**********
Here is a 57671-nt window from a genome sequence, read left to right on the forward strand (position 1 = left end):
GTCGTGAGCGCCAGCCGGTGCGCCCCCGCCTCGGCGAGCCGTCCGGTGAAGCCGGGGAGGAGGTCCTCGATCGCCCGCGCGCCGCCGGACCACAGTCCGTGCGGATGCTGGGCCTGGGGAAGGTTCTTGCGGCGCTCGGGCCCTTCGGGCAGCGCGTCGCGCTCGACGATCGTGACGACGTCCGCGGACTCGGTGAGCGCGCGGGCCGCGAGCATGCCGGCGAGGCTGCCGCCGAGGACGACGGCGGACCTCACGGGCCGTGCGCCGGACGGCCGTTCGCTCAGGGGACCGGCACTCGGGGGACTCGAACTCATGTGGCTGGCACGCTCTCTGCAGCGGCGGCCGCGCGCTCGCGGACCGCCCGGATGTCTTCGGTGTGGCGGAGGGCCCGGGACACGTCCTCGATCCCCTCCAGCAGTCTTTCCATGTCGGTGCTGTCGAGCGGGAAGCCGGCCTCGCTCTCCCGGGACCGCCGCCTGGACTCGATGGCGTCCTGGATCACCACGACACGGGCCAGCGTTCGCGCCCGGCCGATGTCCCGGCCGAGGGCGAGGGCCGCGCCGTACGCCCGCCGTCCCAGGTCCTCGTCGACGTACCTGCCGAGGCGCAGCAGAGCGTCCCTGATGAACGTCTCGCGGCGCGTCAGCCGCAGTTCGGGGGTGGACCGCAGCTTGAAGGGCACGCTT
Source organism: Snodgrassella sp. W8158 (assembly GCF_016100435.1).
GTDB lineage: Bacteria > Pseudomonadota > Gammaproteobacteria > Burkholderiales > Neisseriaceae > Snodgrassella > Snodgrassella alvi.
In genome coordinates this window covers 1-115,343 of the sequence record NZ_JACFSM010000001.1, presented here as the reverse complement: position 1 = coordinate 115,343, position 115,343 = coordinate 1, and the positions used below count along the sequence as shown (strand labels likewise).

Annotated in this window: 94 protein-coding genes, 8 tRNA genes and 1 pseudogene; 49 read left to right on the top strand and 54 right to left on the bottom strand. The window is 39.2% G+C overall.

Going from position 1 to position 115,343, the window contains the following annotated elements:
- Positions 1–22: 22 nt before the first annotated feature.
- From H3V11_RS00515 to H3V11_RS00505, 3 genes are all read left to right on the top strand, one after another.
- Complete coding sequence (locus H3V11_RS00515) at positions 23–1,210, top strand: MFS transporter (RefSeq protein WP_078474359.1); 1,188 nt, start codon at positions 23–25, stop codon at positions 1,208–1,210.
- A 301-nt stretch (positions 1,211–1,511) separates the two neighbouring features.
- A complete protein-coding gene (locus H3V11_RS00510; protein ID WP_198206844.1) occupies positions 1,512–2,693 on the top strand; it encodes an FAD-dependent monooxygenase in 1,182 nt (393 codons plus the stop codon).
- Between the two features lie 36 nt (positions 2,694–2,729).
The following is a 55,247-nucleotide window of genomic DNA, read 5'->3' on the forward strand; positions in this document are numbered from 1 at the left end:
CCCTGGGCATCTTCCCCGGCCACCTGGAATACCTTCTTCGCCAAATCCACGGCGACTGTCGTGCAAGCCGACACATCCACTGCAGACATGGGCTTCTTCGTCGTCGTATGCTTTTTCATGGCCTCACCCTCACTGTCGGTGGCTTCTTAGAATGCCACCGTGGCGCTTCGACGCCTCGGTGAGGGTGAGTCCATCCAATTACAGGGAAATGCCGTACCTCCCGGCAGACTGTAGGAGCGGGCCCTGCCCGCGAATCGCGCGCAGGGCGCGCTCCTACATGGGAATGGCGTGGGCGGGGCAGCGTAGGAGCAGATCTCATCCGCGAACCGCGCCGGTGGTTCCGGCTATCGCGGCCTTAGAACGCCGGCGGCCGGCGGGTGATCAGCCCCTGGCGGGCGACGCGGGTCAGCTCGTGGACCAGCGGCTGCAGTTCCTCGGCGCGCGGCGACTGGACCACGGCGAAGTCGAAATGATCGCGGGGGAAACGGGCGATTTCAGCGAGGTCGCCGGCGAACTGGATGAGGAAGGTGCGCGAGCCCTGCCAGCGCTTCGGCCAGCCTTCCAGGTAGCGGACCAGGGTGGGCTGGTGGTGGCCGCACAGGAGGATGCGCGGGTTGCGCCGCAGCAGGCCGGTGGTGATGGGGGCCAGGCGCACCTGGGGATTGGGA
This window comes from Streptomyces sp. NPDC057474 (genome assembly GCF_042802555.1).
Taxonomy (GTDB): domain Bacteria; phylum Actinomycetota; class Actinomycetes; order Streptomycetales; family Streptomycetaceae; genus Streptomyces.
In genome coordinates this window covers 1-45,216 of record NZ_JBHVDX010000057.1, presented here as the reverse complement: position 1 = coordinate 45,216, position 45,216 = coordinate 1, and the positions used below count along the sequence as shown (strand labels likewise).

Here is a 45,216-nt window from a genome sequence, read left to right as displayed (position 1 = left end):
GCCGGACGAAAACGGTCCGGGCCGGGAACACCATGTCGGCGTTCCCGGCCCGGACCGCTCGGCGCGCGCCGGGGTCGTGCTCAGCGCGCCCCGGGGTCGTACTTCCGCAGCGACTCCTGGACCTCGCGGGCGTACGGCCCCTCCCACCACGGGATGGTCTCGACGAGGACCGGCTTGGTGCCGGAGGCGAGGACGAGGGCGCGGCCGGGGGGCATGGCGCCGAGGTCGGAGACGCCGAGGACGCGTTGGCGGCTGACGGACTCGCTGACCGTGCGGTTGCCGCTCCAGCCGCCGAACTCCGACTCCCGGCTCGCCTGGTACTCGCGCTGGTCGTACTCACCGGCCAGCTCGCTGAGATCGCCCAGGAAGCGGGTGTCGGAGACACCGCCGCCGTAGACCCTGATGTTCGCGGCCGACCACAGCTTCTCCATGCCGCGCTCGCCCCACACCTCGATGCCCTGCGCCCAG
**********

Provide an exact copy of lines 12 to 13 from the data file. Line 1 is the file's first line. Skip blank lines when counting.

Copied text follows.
- A complete protein-coding gene (locus H3V11_RS00510; protein ID WP_198206844.1) occupies positions 1,512–2,693 on the top strand; it encodes an FAD-dependent monooxygenase in 1,182 nt (393 codons plus the stop codon).
- Between the two features lie 36 nt (positions 2,694–2,729).